The first chapter, though, was the sanitarium industry.

At first there were just doomed people pulling up stakes from cold and dank and crowded places to come here. One of the earliest was Emma C. Bangs. She brought her sickly daughter from the East and, in 1882, bought land on the eastern lip of the arroyo in Pasadena, the site of the present-day U.S. Court of Appeals. She built a boarding house and cottages, and word of mouth brought recruits of the “busted-lung brigade” to Pasadena.

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By the time Bangs died in 1905, the San Gabriel Valley was a destination for consumptives.

To the east, in Monrovia, Dr. Francis Pottenger — whose first wife had died of TB — opened a model sanitarium. Remember that sanitariums weren’t modern hospitals where patients dropped in for a checkup or treatment. TB patients lived, and died, on Pottenger’s 40 acres, under his treatment regimen of fresh air and repose. Pottenger retired in 1955, and in time his land fell to its California destiny: a housing development. Fun fact: Pottenger’s most famous patient was the silent film comedienne Mabel Normand, reputedly the first movie actor to throw a pie in another actor’s face — that of Ben Turpin, whose face was already funny enough without custard. Normand died in 1930, at age 36, with her secretary holding her hand.


In the same San Gabriel foothills, others opened their doors, and their windows.

A sepia-tone image shows sanitarium cottages with porches and awnings in a foothill setting
The cottages at El Reposo Sanitarium in Sierra Madre are advertised as “moderate priced” on the back of this vintage postcard from Patt Morrison’s collection.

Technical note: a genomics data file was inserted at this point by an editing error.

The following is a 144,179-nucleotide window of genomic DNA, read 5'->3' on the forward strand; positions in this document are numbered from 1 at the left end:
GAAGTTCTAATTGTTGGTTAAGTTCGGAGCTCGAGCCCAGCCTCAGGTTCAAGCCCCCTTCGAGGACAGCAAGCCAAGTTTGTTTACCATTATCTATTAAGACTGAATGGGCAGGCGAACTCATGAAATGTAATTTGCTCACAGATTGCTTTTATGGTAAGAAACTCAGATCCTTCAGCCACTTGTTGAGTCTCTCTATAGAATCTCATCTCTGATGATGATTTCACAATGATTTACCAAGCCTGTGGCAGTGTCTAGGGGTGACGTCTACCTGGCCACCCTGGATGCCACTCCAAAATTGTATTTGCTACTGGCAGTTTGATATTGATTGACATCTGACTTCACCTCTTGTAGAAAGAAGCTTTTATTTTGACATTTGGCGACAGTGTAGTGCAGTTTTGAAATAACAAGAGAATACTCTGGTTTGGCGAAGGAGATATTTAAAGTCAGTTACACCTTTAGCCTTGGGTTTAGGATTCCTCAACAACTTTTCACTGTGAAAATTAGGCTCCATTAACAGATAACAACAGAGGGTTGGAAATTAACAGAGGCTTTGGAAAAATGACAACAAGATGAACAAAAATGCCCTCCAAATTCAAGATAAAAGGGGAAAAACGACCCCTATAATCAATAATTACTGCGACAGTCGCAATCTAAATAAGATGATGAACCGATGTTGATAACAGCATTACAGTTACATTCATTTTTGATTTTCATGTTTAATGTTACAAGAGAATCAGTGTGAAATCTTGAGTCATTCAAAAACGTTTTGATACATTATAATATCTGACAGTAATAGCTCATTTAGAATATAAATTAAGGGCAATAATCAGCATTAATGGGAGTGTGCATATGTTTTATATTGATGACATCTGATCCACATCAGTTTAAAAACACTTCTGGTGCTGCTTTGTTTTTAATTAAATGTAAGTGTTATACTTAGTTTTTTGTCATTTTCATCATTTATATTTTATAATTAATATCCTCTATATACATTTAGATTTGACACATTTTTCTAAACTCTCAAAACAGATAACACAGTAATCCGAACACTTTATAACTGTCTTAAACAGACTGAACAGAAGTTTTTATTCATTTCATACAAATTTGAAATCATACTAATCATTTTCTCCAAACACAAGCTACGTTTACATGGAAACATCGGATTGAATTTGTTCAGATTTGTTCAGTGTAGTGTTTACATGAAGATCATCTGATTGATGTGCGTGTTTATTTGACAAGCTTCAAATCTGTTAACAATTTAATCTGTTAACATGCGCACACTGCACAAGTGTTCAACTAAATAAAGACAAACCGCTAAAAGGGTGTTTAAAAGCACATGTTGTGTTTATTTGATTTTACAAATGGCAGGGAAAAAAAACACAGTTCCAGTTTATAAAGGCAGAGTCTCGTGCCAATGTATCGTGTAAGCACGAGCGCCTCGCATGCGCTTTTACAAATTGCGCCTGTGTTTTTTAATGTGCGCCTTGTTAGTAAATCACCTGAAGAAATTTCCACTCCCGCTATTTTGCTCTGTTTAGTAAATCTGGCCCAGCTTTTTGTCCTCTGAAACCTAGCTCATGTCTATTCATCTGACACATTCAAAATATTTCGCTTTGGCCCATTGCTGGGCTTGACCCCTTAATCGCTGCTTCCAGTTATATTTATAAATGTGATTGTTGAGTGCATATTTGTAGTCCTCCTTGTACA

El Reposo, in Sierra Madre, promoted itself as a “moderate priced” sanitarium.

In Altadena, Dr. Henry Stehman established the La Viña Sanitarium. He came from Chicago with bum lungs of his own and created a refuge as different from damp, crowded cities as he could make it: a mini-rancho, with fruit trees, chickens, cows, horses and its own post office and, for the patients, brown bungalows with white trim. La Viña fed the patients what it produced and sold the rest to pay for the care of poor patients and for treating soldiers with toxic-gas lung damage from World War I.

The place burned down in 1935, in fires that rampaged from Malibu to the San Gabriel Valley, but was rebuilt with insurance and donations. In the 1980s, it merged with Pasadena’s Huntington Memorial Hospital. Fun fact: La Viña was a beneficiary in the will of a rich Bel-Air socialite called Evelyn Scott. You won’t know her name, nor perhaps her husband’s, L. Ewing Scott, but in the first case of its kind in California, Mr. Scott was convicted of murdering Mrs. Scott, without the latter’s body ever having been found. Rumor was that he buried her in the cement of the newly poured Sunset Boulevard offramp of the San Diego Freeway; as an elderly parolee, Scott told a writer he had buried his wife in the desert outside Las Vegas.